Regulatory & Quality Perspectives of 3D Printing in the Medical Device Industry
What are the differences between 3D printing and additive manufacturing? What are the quality and regulatory considerations around 3D printing? What is FDA’s approach to whether or not this technology should be regulated?
In this episode of the Global Medical Device Podcast, Jon Speer and Etienne Nichols talk to Mike Drues of Vascular Sciences about the pros and cons of 3D printing in the medical device industry and key considerations manufacturers should make with regard to this technology.
Some of the highlights of this episode include:
- Although additive manufacturing and 3D printing are often used interchangeably, Mike explains that 3D printing is a very broad category with at least a dozen different technologies under that category, including additive manufacturing.
- FDA describes 3D printing as, “a process that creates a three-dimensional object by building successive layers of raw material. Each new layer is attached to the previous one until the object is complete.”
- Classic or traditional manufacturing is more subtractive than additive. What if the intended patient population is for one person, can a clinical trial be performed for validation? Additive manufacturing poses regulatory and quality challenges.
- FDA has sought input from the medical device industry, manufacturers, healthcare providers and facilities to explore appropriate regulatory approaches for Point-of-Care (PoC) 3D printing of medical devices.
- For example, Mike discusses that the regulation of today was not intended for 3D printing face masks and other protective gear. The lack of regulation should not hold back manufacturers from getting products on the market and through FDA.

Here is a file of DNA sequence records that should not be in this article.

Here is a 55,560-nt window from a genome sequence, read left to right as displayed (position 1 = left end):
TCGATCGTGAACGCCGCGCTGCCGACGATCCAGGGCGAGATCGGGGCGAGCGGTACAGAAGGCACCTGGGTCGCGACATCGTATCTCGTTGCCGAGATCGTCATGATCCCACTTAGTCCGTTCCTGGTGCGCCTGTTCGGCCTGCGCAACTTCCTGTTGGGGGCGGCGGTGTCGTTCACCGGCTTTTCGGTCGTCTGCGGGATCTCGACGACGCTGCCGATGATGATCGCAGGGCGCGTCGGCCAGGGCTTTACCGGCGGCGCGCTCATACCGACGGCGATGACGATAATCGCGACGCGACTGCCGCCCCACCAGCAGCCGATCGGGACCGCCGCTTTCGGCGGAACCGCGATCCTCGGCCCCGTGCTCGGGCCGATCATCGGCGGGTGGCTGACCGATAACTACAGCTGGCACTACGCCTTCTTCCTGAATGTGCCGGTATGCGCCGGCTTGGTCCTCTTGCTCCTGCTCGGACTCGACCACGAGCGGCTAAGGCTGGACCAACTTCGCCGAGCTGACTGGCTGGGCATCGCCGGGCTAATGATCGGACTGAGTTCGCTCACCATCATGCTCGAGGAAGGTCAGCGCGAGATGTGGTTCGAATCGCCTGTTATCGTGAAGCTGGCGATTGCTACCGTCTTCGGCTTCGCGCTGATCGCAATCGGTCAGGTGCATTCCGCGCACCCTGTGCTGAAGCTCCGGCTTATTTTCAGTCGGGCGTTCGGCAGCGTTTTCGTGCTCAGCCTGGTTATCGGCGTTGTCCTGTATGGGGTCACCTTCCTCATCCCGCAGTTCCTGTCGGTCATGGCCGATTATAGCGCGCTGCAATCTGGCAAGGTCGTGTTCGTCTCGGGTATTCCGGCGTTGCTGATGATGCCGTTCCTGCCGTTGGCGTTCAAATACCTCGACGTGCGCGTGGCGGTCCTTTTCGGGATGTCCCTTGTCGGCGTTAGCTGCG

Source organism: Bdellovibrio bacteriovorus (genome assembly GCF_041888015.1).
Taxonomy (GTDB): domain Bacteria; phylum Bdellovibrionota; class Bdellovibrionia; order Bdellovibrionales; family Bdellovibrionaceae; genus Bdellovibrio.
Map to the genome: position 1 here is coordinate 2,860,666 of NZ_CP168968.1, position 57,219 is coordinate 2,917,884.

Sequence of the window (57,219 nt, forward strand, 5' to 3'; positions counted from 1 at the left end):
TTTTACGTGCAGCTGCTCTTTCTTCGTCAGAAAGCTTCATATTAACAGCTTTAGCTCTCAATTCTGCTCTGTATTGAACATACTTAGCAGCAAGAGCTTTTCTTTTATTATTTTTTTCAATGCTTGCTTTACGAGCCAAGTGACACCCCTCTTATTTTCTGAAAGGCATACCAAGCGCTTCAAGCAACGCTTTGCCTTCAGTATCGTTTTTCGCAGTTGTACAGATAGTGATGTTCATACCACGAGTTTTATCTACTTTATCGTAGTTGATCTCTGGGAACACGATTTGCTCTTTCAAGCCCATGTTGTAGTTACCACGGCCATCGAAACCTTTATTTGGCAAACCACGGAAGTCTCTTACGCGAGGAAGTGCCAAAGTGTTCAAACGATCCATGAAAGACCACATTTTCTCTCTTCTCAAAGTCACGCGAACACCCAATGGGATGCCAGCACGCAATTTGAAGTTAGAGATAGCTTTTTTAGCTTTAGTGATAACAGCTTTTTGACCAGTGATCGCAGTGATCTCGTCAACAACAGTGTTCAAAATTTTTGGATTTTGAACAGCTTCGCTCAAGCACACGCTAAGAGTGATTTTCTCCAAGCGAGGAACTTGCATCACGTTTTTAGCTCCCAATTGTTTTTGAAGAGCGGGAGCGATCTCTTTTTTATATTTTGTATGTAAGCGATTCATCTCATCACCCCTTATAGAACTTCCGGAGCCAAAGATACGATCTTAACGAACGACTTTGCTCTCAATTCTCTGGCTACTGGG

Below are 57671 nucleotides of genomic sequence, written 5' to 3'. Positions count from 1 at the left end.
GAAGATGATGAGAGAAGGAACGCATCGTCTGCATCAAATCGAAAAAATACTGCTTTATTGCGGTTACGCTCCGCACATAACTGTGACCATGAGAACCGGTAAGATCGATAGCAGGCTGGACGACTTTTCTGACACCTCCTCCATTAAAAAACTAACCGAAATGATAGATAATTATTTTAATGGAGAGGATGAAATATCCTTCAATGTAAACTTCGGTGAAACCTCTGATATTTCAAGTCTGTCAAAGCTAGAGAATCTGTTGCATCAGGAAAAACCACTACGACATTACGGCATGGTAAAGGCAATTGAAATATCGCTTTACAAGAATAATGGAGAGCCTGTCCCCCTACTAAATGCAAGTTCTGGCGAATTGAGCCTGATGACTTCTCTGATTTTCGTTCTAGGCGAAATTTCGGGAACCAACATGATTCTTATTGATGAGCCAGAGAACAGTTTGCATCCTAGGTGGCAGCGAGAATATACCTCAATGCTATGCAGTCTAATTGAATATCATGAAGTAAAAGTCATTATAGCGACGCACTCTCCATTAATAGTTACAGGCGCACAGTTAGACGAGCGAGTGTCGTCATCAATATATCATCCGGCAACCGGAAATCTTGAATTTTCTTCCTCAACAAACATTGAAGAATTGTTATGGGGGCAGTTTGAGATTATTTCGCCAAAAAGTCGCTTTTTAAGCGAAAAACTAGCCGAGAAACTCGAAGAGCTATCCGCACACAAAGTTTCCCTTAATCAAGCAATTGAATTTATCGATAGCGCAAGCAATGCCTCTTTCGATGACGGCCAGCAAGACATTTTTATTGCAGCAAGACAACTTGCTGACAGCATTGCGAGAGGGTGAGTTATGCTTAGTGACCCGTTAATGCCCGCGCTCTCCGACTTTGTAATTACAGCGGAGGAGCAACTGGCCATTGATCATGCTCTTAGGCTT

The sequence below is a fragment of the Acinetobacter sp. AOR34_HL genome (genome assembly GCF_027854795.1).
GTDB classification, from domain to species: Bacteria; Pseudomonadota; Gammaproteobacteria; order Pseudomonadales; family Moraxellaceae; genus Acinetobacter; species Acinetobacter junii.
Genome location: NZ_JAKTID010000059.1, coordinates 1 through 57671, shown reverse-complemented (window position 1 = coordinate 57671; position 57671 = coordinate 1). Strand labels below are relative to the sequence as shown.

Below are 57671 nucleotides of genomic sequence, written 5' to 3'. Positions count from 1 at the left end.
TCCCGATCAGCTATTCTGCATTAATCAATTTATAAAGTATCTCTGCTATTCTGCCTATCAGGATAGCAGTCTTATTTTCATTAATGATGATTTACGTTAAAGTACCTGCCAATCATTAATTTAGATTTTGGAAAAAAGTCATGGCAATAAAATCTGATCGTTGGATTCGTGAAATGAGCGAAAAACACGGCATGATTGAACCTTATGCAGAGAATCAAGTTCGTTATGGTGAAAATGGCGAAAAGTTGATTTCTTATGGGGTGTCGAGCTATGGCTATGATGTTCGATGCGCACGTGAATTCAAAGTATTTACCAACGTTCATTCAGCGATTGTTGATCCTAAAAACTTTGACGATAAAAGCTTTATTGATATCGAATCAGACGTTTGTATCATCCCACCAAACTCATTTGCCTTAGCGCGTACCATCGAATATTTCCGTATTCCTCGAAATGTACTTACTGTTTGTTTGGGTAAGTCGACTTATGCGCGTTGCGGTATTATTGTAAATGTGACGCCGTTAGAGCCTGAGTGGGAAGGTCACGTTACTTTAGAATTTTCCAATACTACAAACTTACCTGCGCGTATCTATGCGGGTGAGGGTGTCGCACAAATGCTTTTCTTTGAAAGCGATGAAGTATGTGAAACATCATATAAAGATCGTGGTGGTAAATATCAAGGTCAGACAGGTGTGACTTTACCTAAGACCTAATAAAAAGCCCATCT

- FDA, as well as Mike, recommends software certification for people using 3D printing in a controlled environment to make safe and effective products.
Memorable quotes from this episode:
“There’s been now about 100, a little more, medical devices that have come through the FDA onto the market that have been 3D printed.” Mike Drues
“The phrase, ‘additive manufacturing,’ comes from the fact that many of these technologies, certainly not all, but many of them are based on layer-by-layer-by-layer technology.” Mike Drues
“Additive manufacturing is 3D printing, but not all 3D printing is additive manufacturing.” Jon Speer
“There’s two ways you can do a validation. One way is to validate the product. The way we do clinical trials today is we essentially validate the product, but the other way we can do a validation is to validate the process.” Mike Drues
“The blending of tech and med device, it’s scary on one hand, but it can be exciting, as well. I’m looking forward to seeing how this impacts and hopefully improves our health care in the world.” Jon Speer